BOISE - As we bid farewell to 2017 and welcome in 2018, we're taking a look at some of the biggest local stories to make headlines over the last 12 months.
From severe weather and its aftermath to horrific acts of violence and tragic disasters, 2017 had its share of heartbreak. But there were many bright spots - and one dark day brought on by the total solar eclipse - that made for a memorable 2017.
The year began with a snowstorm that dumped as much as 17 inches of snow in some parts of the Treasure valley and a whole lot more in Idaho's mountains. The historic storms created a nightmare scenario on the roads around the region, resulting in hundreds of crashes and slide offs in January and over a week's worth of school closures.
GALLERY: Carports and patio covers collapsing under heavy snow
The upside to all that snow? A glorious ski season for local resorts.
The heavy snow had a lingering effect long after winter had ended. The meltoff was massive and, in some areas, devastating.
Some residents near the Boise River were forced from their homes for weeks.
A similar situation developed in the Wood River Valley where residents were urged to evacuate due to the Big Wood River overflowing its banks. A Ketchum man died while helping a resident in a flooded basement.
Flooding in Hailey
In Boise, estimates to repair large stretches of the Greenbelt that eroded in the record-breaking water flow approached $1 million.
2017 will also be remembered as the year of the solar eclipse. Though projections fell short of the million visitors some thought would flock to Idaho for the totality viewing in Weiser and other places, it was a moment that, for those who witnessed it, will never be forgotten.
ACTS OF VIOLENCE
Horrific acts of deadly violence marred the year around the region.
In January, a Nampa man abducted and then stabbed his ex-wife to death before causing a deadly crash.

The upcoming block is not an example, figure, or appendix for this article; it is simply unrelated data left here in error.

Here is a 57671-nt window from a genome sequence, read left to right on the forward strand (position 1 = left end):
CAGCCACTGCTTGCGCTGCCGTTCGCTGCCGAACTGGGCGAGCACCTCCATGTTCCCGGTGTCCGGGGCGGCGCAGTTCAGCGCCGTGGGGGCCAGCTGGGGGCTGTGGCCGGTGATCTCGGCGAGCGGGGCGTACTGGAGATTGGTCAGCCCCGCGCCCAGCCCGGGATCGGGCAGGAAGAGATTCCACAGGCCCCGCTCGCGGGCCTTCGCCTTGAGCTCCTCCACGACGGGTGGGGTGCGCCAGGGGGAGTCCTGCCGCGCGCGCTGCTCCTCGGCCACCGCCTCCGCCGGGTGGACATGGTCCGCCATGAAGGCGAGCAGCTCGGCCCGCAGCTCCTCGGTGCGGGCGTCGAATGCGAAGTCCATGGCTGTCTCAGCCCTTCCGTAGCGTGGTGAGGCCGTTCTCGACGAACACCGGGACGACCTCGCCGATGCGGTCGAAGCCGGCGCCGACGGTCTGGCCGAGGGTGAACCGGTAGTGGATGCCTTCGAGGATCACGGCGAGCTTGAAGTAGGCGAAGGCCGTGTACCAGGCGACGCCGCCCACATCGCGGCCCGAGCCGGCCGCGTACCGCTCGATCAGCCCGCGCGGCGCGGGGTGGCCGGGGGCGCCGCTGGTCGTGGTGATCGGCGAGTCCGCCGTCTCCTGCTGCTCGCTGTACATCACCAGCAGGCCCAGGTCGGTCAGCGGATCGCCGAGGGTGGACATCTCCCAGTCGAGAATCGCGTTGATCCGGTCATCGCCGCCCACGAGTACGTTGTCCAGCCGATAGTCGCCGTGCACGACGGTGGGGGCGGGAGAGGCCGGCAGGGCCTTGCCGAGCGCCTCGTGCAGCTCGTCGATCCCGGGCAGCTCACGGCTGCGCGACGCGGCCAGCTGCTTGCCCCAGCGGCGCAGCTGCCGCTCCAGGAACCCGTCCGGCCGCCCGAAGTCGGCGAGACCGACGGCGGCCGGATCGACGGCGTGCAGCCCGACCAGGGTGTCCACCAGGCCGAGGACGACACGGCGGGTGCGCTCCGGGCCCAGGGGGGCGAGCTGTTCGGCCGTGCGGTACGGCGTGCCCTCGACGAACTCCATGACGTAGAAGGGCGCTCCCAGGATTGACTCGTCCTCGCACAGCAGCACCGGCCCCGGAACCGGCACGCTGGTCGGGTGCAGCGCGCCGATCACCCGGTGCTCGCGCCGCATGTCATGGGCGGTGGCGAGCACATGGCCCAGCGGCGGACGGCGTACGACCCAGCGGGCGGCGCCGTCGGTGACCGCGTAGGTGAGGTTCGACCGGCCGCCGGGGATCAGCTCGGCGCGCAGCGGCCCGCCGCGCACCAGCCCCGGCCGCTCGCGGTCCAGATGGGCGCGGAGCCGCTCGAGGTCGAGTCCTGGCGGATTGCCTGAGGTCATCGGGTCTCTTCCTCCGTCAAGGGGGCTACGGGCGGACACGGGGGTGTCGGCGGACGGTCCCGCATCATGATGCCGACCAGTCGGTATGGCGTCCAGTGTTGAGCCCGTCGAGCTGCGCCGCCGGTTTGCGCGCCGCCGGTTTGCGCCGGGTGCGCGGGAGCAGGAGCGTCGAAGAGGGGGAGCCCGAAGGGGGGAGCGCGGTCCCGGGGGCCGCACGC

In September, a man accused of strangling Boise teenager Sierra Bush, and throwing her body in a creek pleaded guilty to first-degree murder.
Then in October, three people, including a gunman, died after a Meridian home invasion ended in the house engulfed in flames.
And as the year comes to a close, a man suspected in the killings of two women and a 14-year-old girl at a home in Caldwell remains at large. Michael Bullinger is considered armed and dangerous.
Propane from an abandoned gas line caused a tragic cabin fire that took the lives of four people at Tamarack Resort in September. Two of the victims were members of the Idaho National Guard. The other two were children.
Hailey native Bowe Bergdahl's three-year legal ordeal ended in November when a military judge ordered a dishonorable discharge, but spared him prison time. Bergahl was charged with desertion and misbehavior before the enemy after he abandoned his post in Afghanistan in 2009. He spent nearly five years in captivity at the hands of the Taliban.
2017 will be remembered as a year of booming times around the region, especially in the Boise area.
Home prices in the City of Trees hit record highs, while developers scrambled to find lots to build or develop for the influx of new residents.
The Boise metro area also boomed as doors opened at a half-dozen new hotels, and city leaders cut the ribbons on many other commercial and city-owned properties, including the big expansion of the Boise Centre.
And the year begins with serious debates over new projects proposed in and around the Boise valley.
Through all of the hard times in 2017, one constant source of inspiration was the generosity and compassion of the wonderful families who make up our community.
Month after month, day after day, our neighbors continue to show the pioneer spirit of this great place by reaching out to give a hand up to those who have been wronged, hurt or are struggling.
Expect that humanity we saw happen countless times last year to continue in the new year.
With that we say so long to 2017, and look forward to the many positive events sure to come in 2018.